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Bridge is my first love. It's my passion and my profession. 

I can't imagine any life without it. 

I'm a paragraph. Click here to add your own text and edit me. It's easy.

I'm a paragraph. Click here to add your own text and edit me. It's easy.

There was a point, however, where I wasn’t yet playing bridge. 


In 1999, I was two years old. My mother, Jori Grossack, was temporarily not working to raise three kids, and she decided to take bridge lessons. She soon brought my two older brothers along.  The oldest, Samuel, didn’t take to it. But my brother Adam became hooked. 


I had no intention of learning the game, but by the time I was seven, I had learned so much through listening in the back seat that I began to have an osmotic understanding of the game. I asked questions, they answered, and soon after, I was playing in a social game with my mom.


From there, it all took off. In my early days, I was known not to stop bidding on any hand until we won the contract. Who knows, maybe that was a good thing because I learned how to be a great declarer from playing so many terrible contracts! But Adam refused to play with me because I would double everything and didn’t have any sort of refined approach. So to be able to play with Adam, I adapted, and gradually, I matured.  


(Maybe I still am . . . )


By the time I was 12, I had become a Life Master, and when I was 17, I won my first NABC+ title, playing with Adam, who’d by now come around to my style. (And I had calmed down considerably.) At age 22, I became the youngest Grand Life Master in the history of bridge.


Today, I’m known for my aggressive bidding approach and my devotion to winning tactics and techniques in the card play and defense.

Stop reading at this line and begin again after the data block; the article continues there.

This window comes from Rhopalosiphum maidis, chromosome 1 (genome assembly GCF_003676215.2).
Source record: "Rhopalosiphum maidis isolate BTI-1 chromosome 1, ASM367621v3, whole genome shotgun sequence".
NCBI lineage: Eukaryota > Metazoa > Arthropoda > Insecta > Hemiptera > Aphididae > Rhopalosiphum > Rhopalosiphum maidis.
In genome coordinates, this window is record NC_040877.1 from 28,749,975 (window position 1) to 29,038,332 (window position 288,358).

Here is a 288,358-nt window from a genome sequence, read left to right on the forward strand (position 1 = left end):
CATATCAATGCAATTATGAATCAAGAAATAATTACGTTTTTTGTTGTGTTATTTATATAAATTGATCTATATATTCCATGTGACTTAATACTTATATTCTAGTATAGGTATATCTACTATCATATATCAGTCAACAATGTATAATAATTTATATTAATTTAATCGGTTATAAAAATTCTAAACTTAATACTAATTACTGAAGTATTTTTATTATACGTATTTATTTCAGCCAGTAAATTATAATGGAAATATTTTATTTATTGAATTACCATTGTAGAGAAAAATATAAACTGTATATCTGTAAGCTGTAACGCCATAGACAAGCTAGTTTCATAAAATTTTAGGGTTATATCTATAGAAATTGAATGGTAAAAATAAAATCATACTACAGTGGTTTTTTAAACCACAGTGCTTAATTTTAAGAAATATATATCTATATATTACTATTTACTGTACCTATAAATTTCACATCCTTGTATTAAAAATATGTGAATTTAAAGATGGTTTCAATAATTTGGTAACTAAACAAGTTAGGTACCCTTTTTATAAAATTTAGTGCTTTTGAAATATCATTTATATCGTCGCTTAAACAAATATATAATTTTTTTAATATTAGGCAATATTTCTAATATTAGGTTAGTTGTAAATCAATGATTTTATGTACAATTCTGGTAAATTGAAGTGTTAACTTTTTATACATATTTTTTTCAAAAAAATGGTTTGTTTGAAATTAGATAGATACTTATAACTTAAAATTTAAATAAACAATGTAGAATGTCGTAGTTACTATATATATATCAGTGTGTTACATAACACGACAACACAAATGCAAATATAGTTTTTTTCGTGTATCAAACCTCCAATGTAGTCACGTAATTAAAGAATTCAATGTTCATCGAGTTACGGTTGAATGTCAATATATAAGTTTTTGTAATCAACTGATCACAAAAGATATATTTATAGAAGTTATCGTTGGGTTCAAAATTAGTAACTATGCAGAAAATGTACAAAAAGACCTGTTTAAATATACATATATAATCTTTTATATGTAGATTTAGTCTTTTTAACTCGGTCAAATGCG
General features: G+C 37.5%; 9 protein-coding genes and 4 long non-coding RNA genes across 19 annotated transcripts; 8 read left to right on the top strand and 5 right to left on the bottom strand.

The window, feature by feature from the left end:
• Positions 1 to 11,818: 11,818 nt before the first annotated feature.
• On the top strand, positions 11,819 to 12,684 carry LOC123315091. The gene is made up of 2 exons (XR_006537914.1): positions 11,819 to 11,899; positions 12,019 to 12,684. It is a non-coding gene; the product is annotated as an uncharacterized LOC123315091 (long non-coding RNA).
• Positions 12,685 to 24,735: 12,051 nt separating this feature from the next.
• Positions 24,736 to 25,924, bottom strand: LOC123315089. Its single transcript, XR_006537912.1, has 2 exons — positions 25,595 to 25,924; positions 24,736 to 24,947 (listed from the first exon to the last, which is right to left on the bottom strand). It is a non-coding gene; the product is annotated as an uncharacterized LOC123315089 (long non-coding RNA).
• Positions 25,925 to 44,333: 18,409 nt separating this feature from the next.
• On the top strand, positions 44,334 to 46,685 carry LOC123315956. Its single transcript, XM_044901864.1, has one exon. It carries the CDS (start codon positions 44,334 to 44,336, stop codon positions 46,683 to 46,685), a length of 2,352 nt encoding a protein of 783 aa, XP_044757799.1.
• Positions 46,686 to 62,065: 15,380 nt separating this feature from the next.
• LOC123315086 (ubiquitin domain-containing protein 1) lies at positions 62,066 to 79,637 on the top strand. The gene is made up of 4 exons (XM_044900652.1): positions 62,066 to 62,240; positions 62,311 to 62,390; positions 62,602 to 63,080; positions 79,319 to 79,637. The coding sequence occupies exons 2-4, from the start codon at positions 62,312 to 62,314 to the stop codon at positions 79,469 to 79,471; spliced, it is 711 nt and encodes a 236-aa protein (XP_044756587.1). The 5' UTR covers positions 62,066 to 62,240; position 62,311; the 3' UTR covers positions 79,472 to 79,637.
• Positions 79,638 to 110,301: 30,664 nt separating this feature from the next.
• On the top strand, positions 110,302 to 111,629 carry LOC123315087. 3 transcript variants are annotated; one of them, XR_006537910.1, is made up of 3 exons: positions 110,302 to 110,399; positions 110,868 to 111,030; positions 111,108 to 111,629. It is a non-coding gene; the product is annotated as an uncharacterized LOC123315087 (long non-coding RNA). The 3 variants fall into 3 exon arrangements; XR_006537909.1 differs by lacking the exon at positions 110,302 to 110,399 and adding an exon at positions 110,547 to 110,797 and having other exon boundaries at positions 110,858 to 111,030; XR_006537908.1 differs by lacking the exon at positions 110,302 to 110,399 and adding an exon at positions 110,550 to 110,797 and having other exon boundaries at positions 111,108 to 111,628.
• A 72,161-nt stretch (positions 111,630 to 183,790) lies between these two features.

Before the COVID pandemic, I enjoyed competing in tournaments around the world with my students and clients. I was lucky enough to have my passion become my profession. During the pandemic, I spent my time working online with my students, as well as competing on teams with clients in elite online tournaments. Nowadays, my life looks more hybrid - I play with students online, and compete in live tournaments as they continue to resume!


I have been teaching bridge since I was 16. While at Tufts University, I founded the Tufts Bridge Club and taught from scratch about ten now-competitive bridge players, some of whom became close friends in the process. As a teacher, beyond countless one on one lessons at the club, in students' homes, or on Zoom, I often teach classes with Kim Gilman, and while sometimes venturing on my own.  I look forward to making larger format classes accessible and rewarding for my students.

Welcome to Bridge with Zach! I always say that bridge is not an easy game. That’s why I’m here to teach you the techniques to become a confident modern bridge player.

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